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By Greg Kot

Robert Plant claims he's not interested in reuniting Led Zeppelin, but the idea of Zeppelin-the art of extremes-still appeals to him.

Still bombastic after all these years, Plant brought his most Zeppelin-like backing band Wednesday to the Arie Crown and demolished a few old favorites while reinvigorating some newer ones. From unplugged folk songs to sternum-rattling metal, flavored with Eastern modalities, Brechtian balladry (a reworked "Heaven Knows") and some stomping Chicago-style blues, Plant indulged a voracious musical appetite with a wolfish grin and a swagger to match.

Digging into Zeppelin's "Ramble On," the ringlet-haired singer turned this over-ripe philanderer's blues into a statement of purpose, as though giving nostalgia a kick in the pants: "Years ago, in days of old, when magic filled the air . . . I got to ramble on." Unfortunately, Plant didn't always heed his own advice.

An audience that paid as much as $50 for a seat swooned whenever a Zeppelin riff was replicated by one of the three guitarists. "Thank You" still sends a chill, but the hippie wanderlust of "California" and the over-the-top "Whole Lotta Love" sounded more like '70s artifacts.

Plant also performed an acoustic "If I Were a Carpenter," but his frayed voice wasn't up to it, and "In the Mood" turned into a muddle of a '60s medley, including Buffalo Springfield's "For What It's Worth" and Donovan's "Season of the Witch." A particular low point was the call-and-response between Plant's banshee shriek and Francis Dunnery's equally shrill guitar, a bit of showboating that should've stayed buried with Zeppelin's worst album, the live "The Song Remains the Same."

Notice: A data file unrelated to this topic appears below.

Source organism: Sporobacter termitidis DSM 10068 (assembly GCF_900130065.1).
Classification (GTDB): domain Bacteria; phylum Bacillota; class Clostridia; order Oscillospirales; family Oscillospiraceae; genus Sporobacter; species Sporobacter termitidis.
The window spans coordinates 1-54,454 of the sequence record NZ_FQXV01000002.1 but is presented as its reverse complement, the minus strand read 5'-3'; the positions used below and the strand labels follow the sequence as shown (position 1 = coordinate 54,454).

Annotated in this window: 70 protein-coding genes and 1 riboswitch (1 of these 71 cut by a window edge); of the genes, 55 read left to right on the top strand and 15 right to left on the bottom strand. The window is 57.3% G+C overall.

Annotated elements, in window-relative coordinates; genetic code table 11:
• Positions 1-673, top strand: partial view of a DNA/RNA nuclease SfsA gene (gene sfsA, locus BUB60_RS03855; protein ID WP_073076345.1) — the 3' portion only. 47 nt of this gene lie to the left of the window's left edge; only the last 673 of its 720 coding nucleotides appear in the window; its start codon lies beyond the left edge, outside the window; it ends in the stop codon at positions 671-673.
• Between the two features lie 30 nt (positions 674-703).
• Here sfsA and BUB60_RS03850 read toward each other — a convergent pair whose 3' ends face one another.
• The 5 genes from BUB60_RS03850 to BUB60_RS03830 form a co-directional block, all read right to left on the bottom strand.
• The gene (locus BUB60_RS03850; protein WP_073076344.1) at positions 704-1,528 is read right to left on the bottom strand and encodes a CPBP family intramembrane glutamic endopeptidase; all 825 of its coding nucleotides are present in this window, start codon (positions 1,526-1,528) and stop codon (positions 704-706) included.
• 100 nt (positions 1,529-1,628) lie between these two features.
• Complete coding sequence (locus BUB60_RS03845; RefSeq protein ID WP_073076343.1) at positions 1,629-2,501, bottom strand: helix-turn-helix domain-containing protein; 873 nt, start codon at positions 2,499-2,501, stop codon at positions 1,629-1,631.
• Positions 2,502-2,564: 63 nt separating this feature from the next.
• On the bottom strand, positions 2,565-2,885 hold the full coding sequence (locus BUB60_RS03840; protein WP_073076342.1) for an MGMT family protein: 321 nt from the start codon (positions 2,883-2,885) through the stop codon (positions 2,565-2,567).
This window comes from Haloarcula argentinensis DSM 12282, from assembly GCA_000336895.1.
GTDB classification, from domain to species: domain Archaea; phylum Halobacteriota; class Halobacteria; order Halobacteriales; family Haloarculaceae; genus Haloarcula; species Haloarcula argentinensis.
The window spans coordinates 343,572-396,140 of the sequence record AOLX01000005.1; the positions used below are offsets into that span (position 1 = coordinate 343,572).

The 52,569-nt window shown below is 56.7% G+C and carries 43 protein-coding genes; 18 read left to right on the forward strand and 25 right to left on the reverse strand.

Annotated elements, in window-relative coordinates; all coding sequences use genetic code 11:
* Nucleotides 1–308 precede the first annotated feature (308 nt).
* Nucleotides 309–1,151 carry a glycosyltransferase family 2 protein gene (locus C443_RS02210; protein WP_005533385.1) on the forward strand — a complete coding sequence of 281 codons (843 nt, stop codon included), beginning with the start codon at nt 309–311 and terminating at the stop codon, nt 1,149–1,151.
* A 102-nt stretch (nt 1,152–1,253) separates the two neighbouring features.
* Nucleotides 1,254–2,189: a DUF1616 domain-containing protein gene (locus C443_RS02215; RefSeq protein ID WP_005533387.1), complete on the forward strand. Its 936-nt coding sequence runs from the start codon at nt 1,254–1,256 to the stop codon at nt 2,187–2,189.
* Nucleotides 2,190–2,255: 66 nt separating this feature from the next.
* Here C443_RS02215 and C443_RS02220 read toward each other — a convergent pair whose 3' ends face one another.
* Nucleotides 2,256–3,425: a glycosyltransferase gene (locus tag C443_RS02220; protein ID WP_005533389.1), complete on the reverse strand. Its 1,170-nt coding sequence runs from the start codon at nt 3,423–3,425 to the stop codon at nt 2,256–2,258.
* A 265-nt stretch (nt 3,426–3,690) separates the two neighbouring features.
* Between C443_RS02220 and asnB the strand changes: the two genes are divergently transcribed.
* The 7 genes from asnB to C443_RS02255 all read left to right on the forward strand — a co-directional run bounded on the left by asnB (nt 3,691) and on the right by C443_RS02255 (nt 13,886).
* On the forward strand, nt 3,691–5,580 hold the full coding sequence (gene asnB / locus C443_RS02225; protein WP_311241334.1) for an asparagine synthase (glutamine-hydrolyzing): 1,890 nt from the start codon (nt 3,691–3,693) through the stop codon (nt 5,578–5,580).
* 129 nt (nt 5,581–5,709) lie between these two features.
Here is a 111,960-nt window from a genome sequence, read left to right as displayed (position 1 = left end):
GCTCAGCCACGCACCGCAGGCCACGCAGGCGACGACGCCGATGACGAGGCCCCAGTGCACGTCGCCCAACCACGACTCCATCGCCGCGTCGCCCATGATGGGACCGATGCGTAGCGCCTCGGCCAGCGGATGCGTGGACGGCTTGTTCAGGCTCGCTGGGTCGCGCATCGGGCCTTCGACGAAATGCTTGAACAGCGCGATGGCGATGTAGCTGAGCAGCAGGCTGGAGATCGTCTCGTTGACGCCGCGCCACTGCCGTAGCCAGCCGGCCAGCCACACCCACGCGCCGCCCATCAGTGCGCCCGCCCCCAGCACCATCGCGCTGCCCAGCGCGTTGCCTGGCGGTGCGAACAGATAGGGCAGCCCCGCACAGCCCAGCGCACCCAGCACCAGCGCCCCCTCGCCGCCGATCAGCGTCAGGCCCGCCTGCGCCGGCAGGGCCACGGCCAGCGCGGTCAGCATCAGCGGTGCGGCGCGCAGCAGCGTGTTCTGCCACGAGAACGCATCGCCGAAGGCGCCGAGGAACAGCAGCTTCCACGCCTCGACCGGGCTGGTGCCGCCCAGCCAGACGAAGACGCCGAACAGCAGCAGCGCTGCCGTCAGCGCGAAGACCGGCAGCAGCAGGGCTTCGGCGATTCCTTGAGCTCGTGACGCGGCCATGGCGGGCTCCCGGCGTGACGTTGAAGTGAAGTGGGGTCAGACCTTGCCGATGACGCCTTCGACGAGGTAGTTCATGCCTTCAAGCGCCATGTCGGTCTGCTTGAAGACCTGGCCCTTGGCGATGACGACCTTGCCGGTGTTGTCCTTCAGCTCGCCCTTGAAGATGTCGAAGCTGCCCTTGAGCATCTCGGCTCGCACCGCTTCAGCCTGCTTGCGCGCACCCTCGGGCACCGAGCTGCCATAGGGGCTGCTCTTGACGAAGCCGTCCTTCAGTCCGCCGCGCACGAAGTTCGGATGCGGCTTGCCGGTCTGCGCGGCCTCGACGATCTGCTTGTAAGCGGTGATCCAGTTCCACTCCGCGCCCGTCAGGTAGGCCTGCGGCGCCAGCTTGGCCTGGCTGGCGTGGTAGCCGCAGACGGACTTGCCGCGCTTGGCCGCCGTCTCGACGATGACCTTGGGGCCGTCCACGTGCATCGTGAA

Much more focused was Plant's recent solo material. Dunnery led the charge on "Tall Cool One" and "Hurting Kind (I've Got My Eyes On You))" which evoked AC/DC with their riff-shredding overdrive. Even better was "29 Palms," one of the year's best singles, with an inescapable melody riding in behind Phil Johnstone's 12-string acoustic.

For sheer stagger, however, it would be difficult to top "Calling to You," which turned into a raging, ensemble blowout. This was no "Free Bird"-style event, with everybody showing off. This was five guys head to head, auditioning for Ornette Coleman.

When Plant brought out local harp virtuoso James Cotton for the encore, he reached all the way back for the primordial music that inspired him as a kid growing up in England. It was sloppy but spirited, so much so that one could almost forgive yet another flogging of "Sweet Home Chicago." Plant demonstrated that he's not much of a guitar player, but Cotton wailed. Opening was Cry of Love, a quartet that seems to have no ideas beyond cloning Bad Company's gruff, blue-eyed soul vocals and guitar riffs.

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